Elric of Melniboné – Review

Elric of Melniboné by Michael Moorcock

Published in 1972

Pages: 181

Genre: Fantasy

“It is the colour of a bleached skull, his flesh; and the long hair which flows below his shoulders is milk-white.”

This first sentence describes the eponymous hero in Elric of Melniboné, by Michael Moorcock. The albino emperor takes center stage in this fantasy tale about love, betrayal, magic, and fate. What seems like a standard hero’s journey for most of its story turns into a promising start to a series, though possibly too late in the book for it to be effective. Continue reading “Elric of Melniboné – Review”

Eragon – Review

Eragon by Christopher Paolini

Illustrations by John Jude Palencar

Published in 2003

Pages: 503

Genre: Fantasy, young adult

“Wind howled through the night, carrying a scent that would change the world.”

Though it may initially look like a typo because the story focuses on a dragon and the boy who rides her in battle, Eragon by Christopher Paolini actually refers to the book’s main character. A story of swordplay, waiting, meandering, and possible narcolepsy, Eragon fails to deliver on the promise of interesting dragon action and instead finds itself bogged down by indecision and onerous world-building. Buckle into your dragon saddles, kids; this isn’t gonna be pretty. Continue reading “Eragon – Review”

Pan’s Labyrinth (2006) – Review

El laberinto del fauno (2006) [Pan’s Labyrinth]Poster.jpg

Directed by Guillermo del Toro

Written by Guillermo del Toro

Cast: Ivana Baquero, Ariadna Gil, Sergi López, Doug Jones, Pablo Adán, and Maribel Verdú

Length: 1 hour and 58 minutes

Genre: Drama, fantasy, war

MPAA Rating: R

Description from IMDB:
“In the Falangist Spain of 1944, the bookish young stepdaughter of a sadistic army officer escapes into an eerie but captivating fantasy world.”

Continue reading “Pan’s Labyrinth (2006) – Review”

A Game of Thrones – Review

A Game of Thrones by George R. R. Martin

Illustrations by 18 different artists

Published in 1996; 2016 20th Anniversary Illustrated Edition

Pages: 843

Genre: Fantasy

“We should start back,” Gared urged as the woods began to grow dark around them.”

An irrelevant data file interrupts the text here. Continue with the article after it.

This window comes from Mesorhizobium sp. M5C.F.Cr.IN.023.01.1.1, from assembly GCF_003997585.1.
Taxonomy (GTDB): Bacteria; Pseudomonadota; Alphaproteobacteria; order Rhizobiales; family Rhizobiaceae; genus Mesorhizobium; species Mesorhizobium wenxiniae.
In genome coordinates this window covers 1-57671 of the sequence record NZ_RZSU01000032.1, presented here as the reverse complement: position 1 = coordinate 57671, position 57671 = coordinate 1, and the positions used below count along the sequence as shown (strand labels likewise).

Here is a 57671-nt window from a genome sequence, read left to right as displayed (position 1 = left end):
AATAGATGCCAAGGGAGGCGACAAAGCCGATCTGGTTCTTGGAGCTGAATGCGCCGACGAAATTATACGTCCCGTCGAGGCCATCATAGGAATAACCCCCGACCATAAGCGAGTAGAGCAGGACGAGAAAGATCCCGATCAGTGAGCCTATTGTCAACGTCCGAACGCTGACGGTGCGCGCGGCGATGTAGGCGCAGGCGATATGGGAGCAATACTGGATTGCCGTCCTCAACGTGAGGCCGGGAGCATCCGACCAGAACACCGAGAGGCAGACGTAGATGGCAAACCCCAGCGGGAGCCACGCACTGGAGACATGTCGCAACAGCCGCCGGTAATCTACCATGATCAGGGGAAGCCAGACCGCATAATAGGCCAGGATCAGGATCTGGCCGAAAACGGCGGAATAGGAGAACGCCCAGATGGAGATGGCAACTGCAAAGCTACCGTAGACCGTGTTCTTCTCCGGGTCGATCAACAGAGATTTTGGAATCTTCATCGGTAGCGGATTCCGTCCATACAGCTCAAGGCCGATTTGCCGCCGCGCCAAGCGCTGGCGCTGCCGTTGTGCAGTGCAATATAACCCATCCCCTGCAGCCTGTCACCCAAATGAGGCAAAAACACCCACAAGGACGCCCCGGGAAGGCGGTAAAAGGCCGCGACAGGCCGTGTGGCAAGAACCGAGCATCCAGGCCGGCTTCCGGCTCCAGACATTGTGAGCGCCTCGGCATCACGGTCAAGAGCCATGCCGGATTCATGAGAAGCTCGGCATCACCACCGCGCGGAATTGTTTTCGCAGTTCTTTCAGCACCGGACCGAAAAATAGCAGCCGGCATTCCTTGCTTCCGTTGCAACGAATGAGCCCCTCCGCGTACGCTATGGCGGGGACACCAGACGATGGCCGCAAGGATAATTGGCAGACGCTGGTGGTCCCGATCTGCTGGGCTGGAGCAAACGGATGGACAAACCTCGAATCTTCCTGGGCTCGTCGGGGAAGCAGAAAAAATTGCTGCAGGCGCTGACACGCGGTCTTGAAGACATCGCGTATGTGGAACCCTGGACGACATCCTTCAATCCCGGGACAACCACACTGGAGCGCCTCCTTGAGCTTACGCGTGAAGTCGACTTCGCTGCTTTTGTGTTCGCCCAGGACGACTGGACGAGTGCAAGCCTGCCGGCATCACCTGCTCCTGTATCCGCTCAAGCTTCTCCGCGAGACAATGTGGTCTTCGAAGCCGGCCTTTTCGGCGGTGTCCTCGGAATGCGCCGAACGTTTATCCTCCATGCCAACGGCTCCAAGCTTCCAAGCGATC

There are few fantasy series that have made such an impact in the 21st century as the A Song of Ice and Fire series by George R. R. Martin. Ironically, the series began in 1996 with the release of A Game of Thrones, but didn’t receive mainstream attention outside of the genre until it was adapted into the HBO show that has garnered dozens of accolades and millions of viewers. Focusing on the lives of men and women living in a fictional world, A Game of Thrones takes the first step in a long, winding epic that turned the genre on its head and has made a lasting mark in Western pop culture. Continue reading “A Game of Thrones – Review”

Lords and Ladies – Review

Lords and Ladies by Terry Pratchett

Published in 1992

Pages: 375

Genre: Fantasy, satire

“Now read on . . .”

Mystery abounds in Lords and Ladies, another entry in the Discworld series by Terry Pratchett. Much like the first line, little is given in the way of direct explanation as to the strange and esoteric beings that give their name to the book’s title. A culmination of the events from previous witches stories, Lords and Ladies sees the return of Granny Weatherwax, Nanny Ogg, and Magrat Garlick as they face a dastardly and ancient evil. Continue reading “Lords and Ladies – Review”

Witches Abroad – Review

Witches Abroad by Terry Pratchett

Published in 1991

Pages: 342

Genre: Fantasy, satire

“This is the Discworld, which travels through space on the back of four elephants which themselves stand on the shell of Great A’Tuin, the sky turtle.”

Stories have power in the fantasy realm of Terry Prachett’s Discworld series, and they take center stage in the novel Witches Abroad. Fairy godmothers, fairy tales, and happily-ever-afters come into his satirical scope in a novel that is as entertaining as it is endearing. Granny Weatherwax returns, alongside Nanny Ogg and the timid Magrat Garlick, for an adventure that dives not only into stories in general, but her own family history. Continue reading “Witches Abroad – Review”

A Wizard of Earthsea – Review

A Wizard of Earthsea by Ursula K. Le Guin

Published in 1968

Pages: 183

Genre: Fantasy

“The island of Gont, a single mountain that lifts its peak a mile above the storm-racked Northeast Sea, is a land famous for wizards.”

A Wizard of Earthsea, by Ursula K. Le Guin, follows the young wizard Ged from his humble beginnings to his ascension to greatness. Taking advantage of many tropes of the fantasy genre, the tale spans years of Ged’s life and hits the highlights rather than diving into the everyday minutia of Earthsea. Though the story follows the well-trod road of the hero’s journey, there is little to elevate it above other spell-bound tales. Continue reading “A Wizard of Earthsea – Review”